IIoT Gateways: Where Factory Meets Cloud


By: Mary Jander

Digital transformation is revolutionizing the industrial Internet of Things (IIoT), bringing factory systems that govern the physical plant into alignment with cloud applications that improve efficiency and business outcomes. And the edge is where it’s happening.

This shift is based on IIoT and on operational technology (OT), which refers to the technologies governing physical devices such as manufacturing robots, factory automation systems, sensors, and other gear on the factory floor. OT is increasingly blended with information technology (IT), including cloud-based services, to sift and process information about manufacturing systems for use in business apps. This shift is called Industry 4.0 (for the Fourth Industrial Revolution).

The challenge is to connect legacy automation systems, which have long run under industry-specific networking protocols and operating systems, with services in cloud platforms such as AWS, Google Cloud Platform, and Microsoft Azure – all of which offer IIoT solutions. And the connection point is the edge location where the specific factory or manufacturing facility meets external networks.

An Old Edge Meets New

To connect industrial systems to cloud networks calls for gateway-style platforms. These typically take the form of compact, ruggedized computers for use within a factory or similar facility (e.g., a warehouse or utility outpost). These systems feature networking interfaces such as Bluetooth, WiFi, Zigbee, and Near Field Communication, or NFC (5G is still rare but on the way); as well as links to popular industrial networking protocols such as Modbus, CAN bus, BACnet, or LonWorks; and support for industrial messaging protocols such as AMQP, CoAP, and MQTT. Connectivity to remote data centers, hosts, and clouds is supported via external Ethernet and IP connections.

These IIoT gateways are available from a range of suppliers, including Advantech, Cisco (Nasdaq: CSCO), Dell (NYSE: Dell), Eurotech, HPE (NYSE: HPE), Juniper Networks (NYSE: JNPR), PTC (Nasdaq; PTC), RAD, Rockwell Automation (NYSE: ROK), Siemens, and others. Below is an example – Eurotech’s BoltGate 10-12 Multi-service IoT Edge Gateway:

Source: Eurotech

Solutions are also available in the form of programmable logic controllers (PLCs) from the likes of ABB Ltd. (NYSE: ABB), Emerson Electric (NYSE: EMR), General Electric (NYSE: GE), Hitachi, Honeywell (Nasdaq: HON), IDEC, Mitsubishi, Omron, Robert Bosch, Rockwell Automation, Schneider Electric, and Siemens, to name a few. These PLCs can be adapted by OEMs and integrators or by in-house developers to connect industrial systems to cloud services from AWS (Nasdaq: AMZN), Google (Nasdaq: GOOGL), Microsoft (Nasdaq: MSFT), IBM (NYSE: IBM), and others.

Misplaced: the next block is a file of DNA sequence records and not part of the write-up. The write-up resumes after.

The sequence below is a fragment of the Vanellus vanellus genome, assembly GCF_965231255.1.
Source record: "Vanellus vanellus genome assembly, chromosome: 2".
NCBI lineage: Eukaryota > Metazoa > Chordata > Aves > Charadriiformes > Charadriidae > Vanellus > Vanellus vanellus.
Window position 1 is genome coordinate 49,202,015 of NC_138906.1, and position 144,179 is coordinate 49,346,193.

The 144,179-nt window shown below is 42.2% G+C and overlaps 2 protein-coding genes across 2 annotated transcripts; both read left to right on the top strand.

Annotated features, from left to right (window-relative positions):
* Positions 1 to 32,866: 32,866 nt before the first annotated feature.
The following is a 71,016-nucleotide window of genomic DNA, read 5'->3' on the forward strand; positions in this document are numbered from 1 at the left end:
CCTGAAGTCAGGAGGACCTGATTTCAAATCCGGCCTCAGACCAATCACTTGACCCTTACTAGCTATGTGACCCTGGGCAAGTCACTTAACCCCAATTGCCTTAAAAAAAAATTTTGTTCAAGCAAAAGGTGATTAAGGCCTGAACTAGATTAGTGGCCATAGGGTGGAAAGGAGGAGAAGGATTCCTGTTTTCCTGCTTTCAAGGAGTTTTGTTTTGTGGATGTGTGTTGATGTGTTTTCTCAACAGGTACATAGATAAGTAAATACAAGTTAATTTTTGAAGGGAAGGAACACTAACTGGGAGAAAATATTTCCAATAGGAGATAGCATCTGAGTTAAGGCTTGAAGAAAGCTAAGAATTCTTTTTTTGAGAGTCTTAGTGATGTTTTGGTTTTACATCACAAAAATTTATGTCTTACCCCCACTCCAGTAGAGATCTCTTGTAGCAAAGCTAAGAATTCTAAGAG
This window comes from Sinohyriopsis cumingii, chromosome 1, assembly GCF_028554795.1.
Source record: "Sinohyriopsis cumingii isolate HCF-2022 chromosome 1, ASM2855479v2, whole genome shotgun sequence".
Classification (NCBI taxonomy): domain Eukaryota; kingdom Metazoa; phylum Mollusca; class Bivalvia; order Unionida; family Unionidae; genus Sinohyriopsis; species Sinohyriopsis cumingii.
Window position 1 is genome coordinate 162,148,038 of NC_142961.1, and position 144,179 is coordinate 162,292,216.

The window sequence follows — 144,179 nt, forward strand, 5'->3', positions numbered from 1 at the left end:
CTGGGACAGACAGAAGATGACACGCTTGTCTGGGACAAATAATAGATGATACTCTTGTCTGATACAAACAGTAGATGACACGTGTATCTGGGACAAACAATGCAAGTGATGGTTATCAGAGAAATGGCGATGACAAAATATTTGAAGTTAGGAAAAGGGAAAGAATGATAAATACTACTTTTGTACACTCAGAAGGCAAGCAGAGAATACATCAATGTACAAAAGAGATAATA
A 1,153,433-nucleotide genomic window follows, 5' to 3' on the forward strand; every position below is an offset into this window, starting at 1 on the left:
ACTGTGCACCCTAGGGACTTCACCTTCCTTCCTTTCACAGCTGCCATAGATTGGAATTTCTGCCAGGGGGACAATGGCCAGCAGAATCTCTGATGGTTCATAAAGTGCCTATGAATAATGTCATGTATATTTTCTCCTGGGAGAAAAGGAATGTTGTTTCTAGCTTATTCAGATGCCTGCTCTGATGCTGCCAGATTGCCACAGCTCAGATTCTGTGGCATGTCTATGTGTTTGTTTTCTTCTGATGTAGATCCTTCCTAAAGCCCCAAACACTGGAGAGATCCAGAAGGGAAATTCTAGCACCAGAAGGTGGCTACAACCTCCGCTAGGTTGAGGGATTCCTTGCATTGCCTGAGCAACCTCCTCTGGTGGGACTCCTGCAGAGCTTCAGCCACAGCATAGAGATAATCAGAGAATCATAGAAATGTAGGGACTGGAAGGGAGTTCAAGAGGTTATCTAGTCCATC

Do You Really Need a Cloud?

Many of today’s ruggedized IIoT gateways are meant to function without the benefit of cloud applications. Some are equipped with artificial intelligence (AI) to sift massive amounts of incoming data, analyze it, and use sophisticated interfaces to enable reporting and orchestration. HPE’s Edgeline Converged Edge Systems, for example, offer the same compute, storage, and security capabilities as HPE’s full-service data center systems, in a ruggedized, compact form factor that can provide management functions and analytics with or without cloud services. Of course, the Edgeline series works with cloud services too.

These independent IIoT systems can ensure that only meaningful information is sent to cloud applications, saving usage charges. In its product literature, Dell says of its Edge Gateway 5000 series:

“The Intel Atom processor provides capacity to perform local analytics so only meaningful information is sent to the next tier, which could be another gateway, the datacenter or the cloud. This minimizes consumption of expensive network bandwidth and reduces overall solution latency.”

Security Built In

Given recent attacks on utilities, including the notorious Colonial Pipeline cybersecurity breach earlier this year, there is heightened awareness of the importance of securing automated industrial systems from cyber criminals. Some systems, such as Dell’s, implement security as hardware root-of-trust, along with other protections. And a recent combination of PTC’s ThingWorx IoT platform with ZEDEDA’s edge orchestration solution leverages the latter’s zero-trust security model.

5G Not Common Yet

While the industrial applications of 5G networking are often touted by marketers, actual use of 5G in industrial settings seems to be just now ramping up, as vendors of IIoT edge gear and network service providers encourage customers to take a close look at the potential performance benefits of 5G for situations calling for wireless links. Cisco seems to be active here, with its series of Catalyst industrial routers and gateways, some of which support 5G. But broadly speaking, it’s still early days for 5G connectivity directly to IIoT gateways. Expect to see much more activity in the next 18 months.


IIoT gateways have been around for a while, but they’re becoming more equipped, more functional, and more intelligent as industrial enterprises increasingly turn to a distributed, edge-focused architecture that encompasses cloud services. The next two years will see much activity in this this space, including many announcements of ecosystem partnerships along with enhanced capabilities.